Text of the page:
beampat1.jpg (16661 bytes)

 beamt.jpg (20616 bytes)

beampat.jpg (50134 bytes)

Cap bands for officer's caps (both the dress cap and the "crusher"), as well as field blouse and greatcoat collars, and the soutache on the new style field cap, all were to be rendered in blue-grey.  This was the same uniform colour worn by the Luftwaffe, and in fact, Luftwaffe basic cloth was supposed to be utilized.

Example - the following examples come from the books Uniformen der deutschen Wehrmacht published in April 1939, and The German Army - Men at Arms 320 and give an idea of the complexity of Beamten ranks, titles, and career fields. 

Armed Forces Officials with the Reich Court Martial
(on 1 May 1944 this became the TSD Legal Service)
Nebenfarbe - Bordeaux Red, no letters worn on shoulder board
Officials of the hoeherer Dienst appear in yellow

(einfacher Dienst)

(mittleren Dienst)
(gehoberen Dienst)
(hoeherer Dienst)
courtnco.gif (1739 bytes)
courtnco2.gif (1841 bytes)
Oberbotenmeister beim
courtolt.gif (1891 bytes)


courtober.gif (2656 bytes)
beim Reichskriegsgericht
courtoberst.gif (2675 bytes)
  courtlt.gif (1693 bytes)
courtmaj.gif (2190 bytes)
courtgen.gif (2840 bytes)


  courthap.gif (2019 bytes)
courtober.gif (2656 bytes)
beim Reichskriegsgericht

Bürodirektor beim Reichskriegsgericht
courtgen1.gif (2908 bytes)
Senatspräsident beim


courtmaj.gif (2190 bytes)
Amtsrat beim

The following tables are of interest; note that all grades of apothecaries (pharmacists) were part of the hoeherer Dienst, even a Leutnant-equivalent, while a Major-equivalent paymaster (for example) was not.  The reason for this is that all pharmacists were university graduates.  In general, the Senior Career field had university education as a prerequisite; Advanced and Intermediate were for former Unteroffiziere mit Portepee (senior NCOs) with two years training at service colleges, and the Junior career field was for junior NCOs or men with little training.

Armed Forces Officials (Apothecaries)
Nebenfarbe - Light Green, HV appears on the shoulder boards

All belonged to hoeherer Dienst (Senior Career)

aptolt.gif (2075 bytes)

aptomaj.gif (2523 bytes)

aptoob.gif (2241 bytes)

aptocol.gif (2583 bytes)

aptoha.gif (2286 bytes)

Armed Forces Officials (Paymasters)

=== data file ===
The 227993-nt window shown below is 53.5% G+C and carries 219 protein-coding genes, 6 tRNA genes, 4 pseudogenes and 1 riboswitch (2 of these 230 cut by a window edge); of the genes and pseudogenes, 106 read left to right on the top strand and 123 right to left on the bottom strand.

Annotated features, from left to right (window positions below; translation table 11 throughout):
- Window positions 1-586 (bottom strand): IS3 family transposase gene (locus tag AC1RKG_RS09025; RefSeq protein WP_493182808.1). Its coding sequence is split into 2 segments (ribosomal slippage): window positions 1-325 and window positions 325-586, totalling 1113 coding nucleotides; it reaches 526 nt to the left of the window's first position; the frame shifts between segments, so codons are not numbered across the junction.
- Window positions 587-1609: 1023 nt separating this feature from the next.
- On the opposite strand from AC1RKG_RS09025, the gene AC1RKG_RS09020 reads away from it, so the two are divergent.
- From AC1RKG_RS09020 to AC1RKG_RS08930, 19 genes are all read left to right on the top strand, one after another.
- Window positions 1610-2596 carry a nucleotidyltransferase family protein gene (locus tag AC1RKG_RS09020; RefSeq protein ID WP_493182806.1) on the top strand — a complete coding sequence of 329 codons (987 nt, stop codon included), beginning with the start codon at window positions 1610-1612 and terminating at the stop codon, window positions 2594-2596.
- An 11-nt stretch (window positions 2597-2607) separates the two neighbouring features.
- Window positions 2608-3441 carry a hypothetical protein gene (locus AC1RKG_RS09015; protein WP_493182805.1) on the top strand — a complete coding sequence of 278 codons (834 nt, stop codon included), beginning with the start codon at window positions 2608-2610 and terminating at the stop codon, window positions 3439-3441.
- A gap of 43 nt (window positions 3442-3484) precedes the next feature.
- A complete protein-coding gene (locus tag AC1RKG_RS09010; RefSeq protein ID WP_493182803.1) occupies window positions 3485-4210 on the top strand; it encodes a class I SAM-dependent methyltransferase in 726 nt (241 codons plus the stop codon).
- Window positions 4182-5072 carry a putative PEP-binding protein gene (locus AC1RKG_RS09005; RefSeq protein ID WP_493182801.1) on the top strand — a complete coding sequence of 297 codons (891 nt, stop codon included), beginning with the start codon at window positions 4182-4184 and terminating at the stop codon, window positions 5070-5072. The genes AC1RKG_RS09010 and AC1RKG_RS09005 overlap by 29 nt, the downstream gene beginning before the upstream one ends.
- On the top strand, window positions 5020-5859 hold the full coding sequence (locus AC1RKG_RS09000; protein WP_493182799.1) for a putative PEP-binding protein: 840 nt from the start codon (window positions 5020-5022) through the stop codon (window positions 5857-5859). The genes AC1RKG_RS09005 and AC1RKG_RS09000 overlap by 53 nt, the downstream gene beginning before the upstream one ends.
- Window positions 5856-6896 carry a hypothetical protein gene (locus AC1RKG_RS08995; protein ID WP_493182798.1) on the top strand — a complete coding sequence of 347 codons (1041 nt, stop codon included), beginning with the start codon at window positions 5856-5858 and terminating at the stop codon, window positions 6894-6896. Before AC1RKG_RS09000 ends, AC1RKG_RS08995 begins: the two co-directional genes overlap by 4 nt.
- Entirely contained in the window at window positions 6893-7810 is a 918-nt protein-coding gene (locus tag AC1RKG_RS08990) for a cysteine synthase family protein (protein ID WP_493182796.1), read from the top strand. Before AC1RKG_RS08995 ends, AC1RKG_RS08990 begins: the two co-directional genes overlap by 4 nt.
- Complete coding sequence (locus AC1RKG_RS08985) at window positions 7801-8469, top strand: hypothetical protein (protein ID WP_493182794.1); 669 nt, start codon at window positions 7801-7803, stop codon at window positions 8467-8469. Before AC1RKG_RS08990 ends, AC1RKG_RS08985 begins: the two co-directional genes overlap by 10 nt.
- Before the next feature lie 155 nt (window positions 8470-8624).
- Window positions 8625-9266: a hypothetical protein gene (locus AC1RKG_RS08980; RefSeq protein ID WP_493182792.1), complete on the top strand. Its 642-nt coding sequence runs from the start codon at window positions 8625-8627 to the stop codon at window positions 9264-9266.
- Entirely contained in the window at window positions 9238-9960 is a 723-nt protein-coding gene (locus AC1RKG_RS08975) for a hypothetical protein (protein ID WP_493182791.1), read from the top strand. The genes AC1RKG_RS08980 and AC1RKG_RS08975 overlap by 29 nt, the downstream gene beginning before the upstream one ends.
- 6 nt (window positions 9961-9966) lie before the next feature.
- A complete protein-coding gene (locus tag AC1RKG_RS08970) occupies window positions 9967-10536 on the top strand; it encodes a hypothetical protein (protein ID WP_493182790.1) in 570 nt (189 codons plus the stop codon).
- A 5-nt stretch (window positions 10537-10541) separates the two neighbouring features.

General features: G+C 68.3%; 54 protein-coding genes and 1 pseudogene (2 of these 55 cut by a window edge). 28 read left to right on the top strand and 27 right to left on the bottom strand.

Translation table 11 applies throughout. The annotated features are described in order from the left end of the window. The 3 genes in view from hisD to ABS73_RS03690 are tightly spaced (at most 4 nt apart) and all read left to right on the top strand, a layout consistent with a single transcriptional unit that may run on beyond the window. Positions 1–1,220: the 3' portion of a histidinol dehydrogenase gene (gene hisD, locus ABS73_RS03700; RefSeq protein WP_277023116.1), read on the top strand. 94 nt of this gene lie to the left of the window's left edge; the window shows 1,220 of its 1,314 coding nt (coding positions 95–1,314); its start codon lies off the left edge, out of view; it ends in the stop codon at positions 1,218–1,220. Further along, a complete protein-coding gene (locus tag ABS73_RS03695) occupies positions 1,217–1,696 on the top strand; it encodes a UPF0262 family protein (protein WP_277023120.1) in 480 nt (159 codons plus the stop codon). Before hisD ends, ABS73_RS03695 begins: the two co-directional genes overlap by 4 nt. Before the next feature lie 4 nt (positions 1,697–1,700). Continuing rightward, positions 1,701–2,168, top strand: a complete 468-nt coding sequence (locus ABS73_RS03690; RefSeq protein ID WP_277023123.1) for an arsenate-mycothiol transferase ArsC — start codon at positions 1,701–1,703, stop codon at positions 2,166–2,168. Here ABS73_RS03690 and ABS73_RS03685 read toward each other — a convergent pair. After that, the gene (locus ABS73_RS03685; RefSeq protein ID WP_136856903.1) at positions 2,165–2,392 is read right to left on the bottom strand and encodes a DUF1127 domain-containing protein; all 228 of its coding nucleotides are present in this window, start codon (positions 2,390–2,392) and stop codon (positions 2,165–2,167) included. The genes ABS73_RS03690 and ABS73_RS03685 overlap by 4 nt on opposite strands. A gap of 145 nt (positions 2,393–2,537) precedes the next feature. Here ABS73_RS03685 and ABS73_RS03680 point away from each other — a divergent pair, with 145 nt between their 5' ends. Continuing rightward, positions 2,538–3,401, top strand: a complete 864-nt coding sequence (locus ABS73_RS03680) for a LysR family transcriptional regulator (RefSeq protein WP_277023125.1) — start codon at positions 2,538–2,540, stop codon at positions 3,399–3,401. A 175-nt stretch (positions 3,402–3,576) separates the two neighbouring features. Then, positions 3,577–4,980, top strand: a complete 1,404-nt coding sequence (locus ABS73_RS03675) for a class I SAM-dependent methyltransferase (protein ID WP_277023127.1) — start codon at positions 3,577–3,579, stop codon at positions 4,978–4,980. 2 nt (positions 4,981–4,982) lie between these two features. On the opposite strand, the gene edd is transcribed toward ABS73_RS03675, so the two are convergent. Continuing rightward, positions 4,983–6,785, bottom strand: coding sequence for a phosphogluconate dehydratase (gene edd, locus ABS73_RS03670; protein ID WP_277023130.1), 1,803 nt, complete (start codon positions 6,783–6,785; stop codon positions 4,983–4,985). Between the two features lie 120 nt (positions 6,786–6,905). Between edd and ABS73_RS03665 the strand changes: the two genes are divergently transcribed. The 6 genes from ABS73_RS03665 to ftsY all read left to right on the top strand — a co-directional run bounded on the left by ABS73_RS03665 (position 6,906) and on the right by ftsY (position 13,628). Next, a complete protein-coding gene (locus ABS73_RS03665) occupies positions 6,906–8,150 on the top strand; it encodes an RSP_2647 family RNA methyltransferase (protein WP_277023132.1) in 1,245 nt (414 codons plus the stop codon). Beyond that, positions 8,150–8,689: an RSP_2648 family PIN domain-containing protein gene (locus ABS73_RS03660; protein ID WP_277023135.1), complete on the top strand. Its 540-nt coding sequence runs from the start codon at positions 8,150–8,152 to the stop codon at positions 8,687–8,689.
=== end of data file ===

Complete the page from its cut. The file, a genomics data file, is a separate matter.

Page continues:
Nebenfarbe - white, HV worn on shoulder board

All belonged to gehoberen Dienst (Advanced Career)

beamlt.gif (1667 bytes)
beammaj.gif (2676 bytes)
beamoblt.gif (1867 bytes)
beamobstl.gif (2802 bytes)
beamhaup.gif (2759 bytes)

Armed Forces Officials (Field Post Office)
Nebenfarbe - Light Yellow, FP appears on the shoulder boards
Shoulder boards have yellow line running through the braid in place of dark green.
Officials of the hoeherer Dienst appear in yellow

(einfacher Dienst)

(mittleren Dienst)
(gehoberen Dienst)
(hoeherer Dienst)

fpsgt.gif (2102 bytes)

fplt.gif (2362 bytes)

fphap.gif (2480 bytes)
fphapt.gif (2582 bytes)
(unter 35 jahren)
fpmaj.gif (2541 bytes)

fp1sgt.gif (2285 bytes)

fphap.gif (2480 bytes)
Feldpostobersekretär (1942)
fphapt.gif (2582 bytes)
Feldpostoberinspektor (1942)

fplcol.gif (2641 bytes)
Feldpostoberrat (1942)
fpcol.gif (2552 bytes)

fp2sgt.gif (2425 bytes)

  fpmaj.gif (2541 bytes)

fpgen.gif (2678 bytes)
fpgen1.gif (2712 bytes)

Armed Forces Officials (Remount)
Nebenfarbe - Goldgelb (Golden Yellow)

horsfew.gif (2352 bytes)
horslt.gif (2233 bytes)

Betreibsleiter beim Remonteamt

horsmaj.gif (2501 bytes)
mit Rang als Major
  horscap.gif (2282 bytes)

Armed Forces Officials (Military Administration)
Formed 22 Dec 1939
Renamed Militärverwaltung 15 Aug 1941
Nebenfarbe - Light Grey, eagle clutching swastika appears on the shoulder boards

(einfacher Dienst)

(mittleren Dienst)
(gehoberen Dienst)
(hoeherer Dienst)
admin.gif (2439 bytes)
admin5.gif (2295 bytes)
Kriegsverwaltungssekretär (6 Apr 1940)
admin3.gif (2453 bytes)
admin2.gif (2436 bytes)
Kriegsverwaltungsassistent (6 Apr 1940)
  admin4.gif (2708 bytes)